Session 15 Paper 3, CIBSE Technical Symposium, Liverpool John Moores University, Liverpool
11-12 April 2013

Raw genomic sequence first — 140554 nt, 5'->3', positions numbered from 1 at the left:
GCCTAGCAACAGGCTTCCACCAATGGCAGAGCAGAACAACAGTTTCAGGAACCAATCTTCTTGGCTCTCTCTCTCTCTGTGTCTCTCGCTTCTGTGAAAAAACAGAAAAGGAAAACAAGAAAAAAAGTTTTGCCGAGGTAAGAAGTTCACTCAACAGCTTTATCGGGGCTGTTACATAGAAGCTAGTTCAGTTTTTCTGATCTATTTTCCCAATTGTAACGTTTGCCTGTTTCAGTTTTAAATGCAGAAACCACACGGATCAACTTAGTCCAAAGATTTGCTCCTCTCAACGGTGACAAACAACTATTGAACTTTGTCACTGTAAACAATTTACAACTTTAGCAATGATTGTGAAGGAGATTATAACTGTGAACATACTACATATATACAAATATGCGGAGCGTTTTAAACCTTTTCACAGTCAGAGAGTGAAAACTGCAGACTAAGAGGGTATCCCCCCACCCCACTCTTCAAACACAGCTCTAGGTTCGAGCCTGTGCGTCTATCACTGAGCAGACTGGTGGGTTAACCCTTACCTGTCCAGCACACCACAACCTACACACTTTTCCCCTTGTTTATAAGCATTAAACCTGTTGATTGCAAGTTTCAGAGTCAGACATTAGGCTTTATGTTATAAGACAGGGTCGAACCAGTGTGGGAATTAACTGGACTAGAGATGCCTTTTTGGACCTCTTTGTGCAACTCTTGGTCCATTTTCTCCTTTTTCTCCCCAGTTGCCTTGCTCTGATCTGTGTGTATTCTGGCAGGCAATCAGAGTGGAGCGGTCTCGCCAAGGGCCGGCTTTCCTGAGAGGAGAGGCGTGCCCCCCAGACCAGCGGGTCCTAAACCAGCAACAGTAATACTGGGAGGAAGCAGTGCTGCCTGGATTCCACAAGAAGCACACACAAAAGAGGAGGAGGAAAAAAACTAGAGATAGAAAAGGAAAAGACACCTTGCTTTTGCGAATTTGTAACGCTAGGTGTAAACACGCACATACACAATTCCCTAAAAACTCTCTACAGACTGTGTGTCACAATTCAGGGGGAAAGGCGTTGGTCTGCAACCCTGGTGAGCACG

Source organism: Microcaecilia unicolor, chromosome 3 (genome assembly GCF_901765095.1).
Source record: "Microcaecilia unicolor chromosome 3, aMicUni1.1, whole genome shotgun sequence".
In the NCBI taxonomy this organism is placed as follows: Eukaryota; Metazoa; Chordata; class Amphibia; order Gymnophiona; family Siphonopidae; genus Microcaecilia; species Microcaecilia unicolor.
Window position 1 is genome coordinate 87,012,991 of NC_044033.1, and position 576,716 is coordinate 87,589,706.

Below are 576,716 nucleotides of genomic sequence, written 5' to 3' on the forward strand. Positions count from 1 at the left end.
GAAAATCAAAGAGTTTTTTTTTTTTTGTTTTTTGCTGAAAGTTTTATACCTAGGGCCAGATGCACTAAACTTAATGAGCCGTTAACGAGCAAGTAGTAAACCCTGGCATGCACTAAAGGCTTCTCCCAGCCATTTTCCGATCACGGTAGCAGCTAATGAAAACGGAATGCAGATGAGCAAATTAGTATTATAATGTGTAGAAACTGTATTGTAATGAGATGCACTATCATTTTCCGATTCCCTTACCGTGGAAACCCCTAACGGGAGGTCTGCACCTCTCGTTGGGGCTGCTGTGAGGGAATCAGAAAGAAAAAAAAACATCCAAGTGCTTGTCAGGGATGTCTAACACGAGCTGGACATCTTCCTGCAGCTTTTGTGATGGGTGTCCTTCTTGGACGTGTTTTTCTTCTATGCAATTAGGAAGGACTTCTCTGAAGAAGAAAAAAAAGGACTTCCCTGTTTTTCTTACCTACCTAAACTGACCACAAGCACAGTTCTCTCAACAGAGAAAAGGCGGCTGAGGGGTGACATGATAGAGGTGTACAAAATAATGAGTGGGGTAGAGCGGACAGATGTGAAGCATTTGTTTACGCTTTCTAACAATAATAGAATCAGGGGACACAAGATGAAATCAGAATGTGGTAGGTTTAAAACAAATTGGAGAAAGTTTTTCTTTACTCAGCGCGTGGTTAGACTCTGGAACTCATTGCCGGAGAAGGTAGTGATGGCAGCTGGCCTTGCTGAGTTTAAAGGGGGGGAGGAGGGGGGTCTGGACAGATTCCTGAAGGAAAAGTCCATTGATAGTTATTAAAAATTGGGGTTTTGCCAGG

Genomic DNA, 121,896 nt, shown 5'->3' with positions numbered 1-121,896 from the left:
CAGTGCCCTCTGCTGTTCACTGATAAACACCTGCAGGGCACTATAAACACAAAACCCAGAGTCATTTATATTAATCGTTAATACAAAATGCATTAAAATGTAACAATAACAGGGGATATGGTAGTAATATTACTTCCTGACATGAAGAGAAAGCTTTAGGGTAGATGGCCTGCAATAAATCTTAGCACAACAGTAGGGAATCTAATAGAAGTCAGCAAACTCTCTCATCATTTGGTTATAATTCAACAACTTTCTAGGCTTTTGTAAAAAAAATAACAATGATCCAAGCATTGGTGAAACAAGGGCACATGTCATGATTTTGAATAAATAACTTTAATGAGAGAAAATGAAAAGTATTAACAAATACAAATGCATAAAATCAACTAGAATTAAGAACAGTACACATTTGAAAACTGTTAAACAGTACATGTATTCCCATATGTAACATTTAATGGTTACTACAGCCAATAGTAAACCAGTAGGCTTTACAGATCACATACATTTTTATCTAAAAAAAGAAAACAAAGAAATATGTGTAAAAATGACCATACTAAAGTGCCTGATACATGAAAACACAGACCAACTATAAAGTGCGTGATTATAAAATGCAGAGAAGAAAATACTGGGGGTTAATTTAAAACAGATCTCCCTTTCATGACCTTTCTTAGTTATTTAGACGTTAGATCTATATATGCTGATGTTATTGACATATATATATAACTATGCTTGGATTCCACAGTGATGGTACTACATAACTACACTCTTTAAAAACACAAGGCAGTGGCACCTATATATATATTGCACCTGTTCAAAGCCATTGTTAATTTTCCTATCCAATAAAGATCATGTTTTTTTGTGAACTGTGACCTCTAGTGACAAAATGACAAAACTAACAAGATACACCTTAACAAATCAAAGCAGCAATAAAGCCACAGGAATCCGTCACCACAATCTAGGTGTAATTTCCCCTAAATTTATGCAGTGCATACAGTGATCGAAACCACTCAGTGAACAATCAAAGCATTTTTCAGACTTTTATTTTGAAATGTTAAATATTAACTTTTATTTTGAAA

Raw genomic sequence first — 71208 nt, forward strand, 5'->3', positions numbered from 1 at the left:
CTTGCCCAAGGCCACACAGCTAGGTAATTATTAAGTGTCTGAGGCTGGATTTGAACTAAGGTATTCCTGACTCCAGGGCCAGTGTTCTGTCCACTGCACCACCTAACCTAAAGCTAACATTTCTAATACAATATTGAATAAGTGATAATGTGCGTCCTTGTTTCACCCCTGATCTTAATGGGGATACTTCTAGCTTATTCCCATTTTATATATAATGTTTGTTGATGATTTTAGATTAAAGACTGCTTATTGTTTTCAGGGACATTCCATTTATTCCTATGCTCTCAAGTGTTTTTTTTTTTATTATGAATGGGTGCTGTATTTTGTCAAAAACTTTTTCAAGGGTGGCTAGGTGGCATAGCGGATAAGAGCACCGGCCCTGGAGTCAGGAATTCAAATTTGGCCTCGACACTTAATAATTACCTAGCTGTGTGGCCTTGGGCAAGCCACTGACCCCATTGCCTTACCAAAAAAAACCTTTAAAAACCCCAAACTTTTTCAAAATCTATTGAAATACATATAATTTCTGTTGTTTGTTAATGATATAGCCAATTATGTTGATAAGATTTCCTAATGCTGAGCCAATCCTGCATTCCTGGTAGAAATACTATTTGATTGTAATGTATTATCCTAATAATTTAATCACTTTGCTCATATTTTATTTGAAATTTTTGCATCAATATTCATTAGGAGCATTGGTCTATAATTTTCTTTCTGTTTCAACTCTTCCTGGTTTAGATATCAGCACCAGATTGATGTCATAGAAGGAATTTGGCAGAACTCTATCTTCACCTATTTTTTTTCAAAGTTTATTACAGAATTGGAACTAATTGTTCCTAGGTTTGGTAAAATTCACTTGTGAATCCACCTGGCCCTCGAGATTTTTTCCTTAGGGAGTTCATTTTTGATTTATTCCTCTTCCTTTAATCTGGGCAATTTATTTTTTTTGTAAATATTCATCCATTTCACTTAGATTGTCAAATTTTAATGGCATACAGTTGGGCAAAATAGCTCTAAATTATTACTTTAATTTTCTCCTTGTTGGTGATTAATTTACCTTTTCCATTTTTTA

The main aim of ventilation is to guarantee a good indoor air quality, related to the energy consumed for heating and fan(s). Active or passive heat recovery systems seem to focus on the reduction of heating consumption at the expense of fan electricity consumption and maintenance. In this study, a demand controlled mechanical extract ventilation (DCV) system of Renson (DCV1), based on natural supply in the habitable rooms and mechanical extraction in the wet rooms (or even the bedrooms (DCV2)) was analysed for one year by means of multi-zone Contam simulations on a reference detached house and measurements on-site and compared with a standard MEV and mechanical extract ventilation systems with heat recovery (MVHR). To this end, IAQ, total energy consumption, CO2-emissions and total cost of the systems are determined. The results show that DCV systems with increased supply air flow rates or direct mechanical extract from bedrooms can significantly improve IAQ, while reducing total energy consumption compared to MEV. Applying DCV reduces primary heating energy consumption and yearly fan electricity consumption at most 65 to 50% compared to MEV. Total operational energy costs and CO2-emissions of DCV are similar when compared to MVHR. Total costs of DCV systems over 15 years are smaller when compared to MVHR due to lower investment and maintenance costs.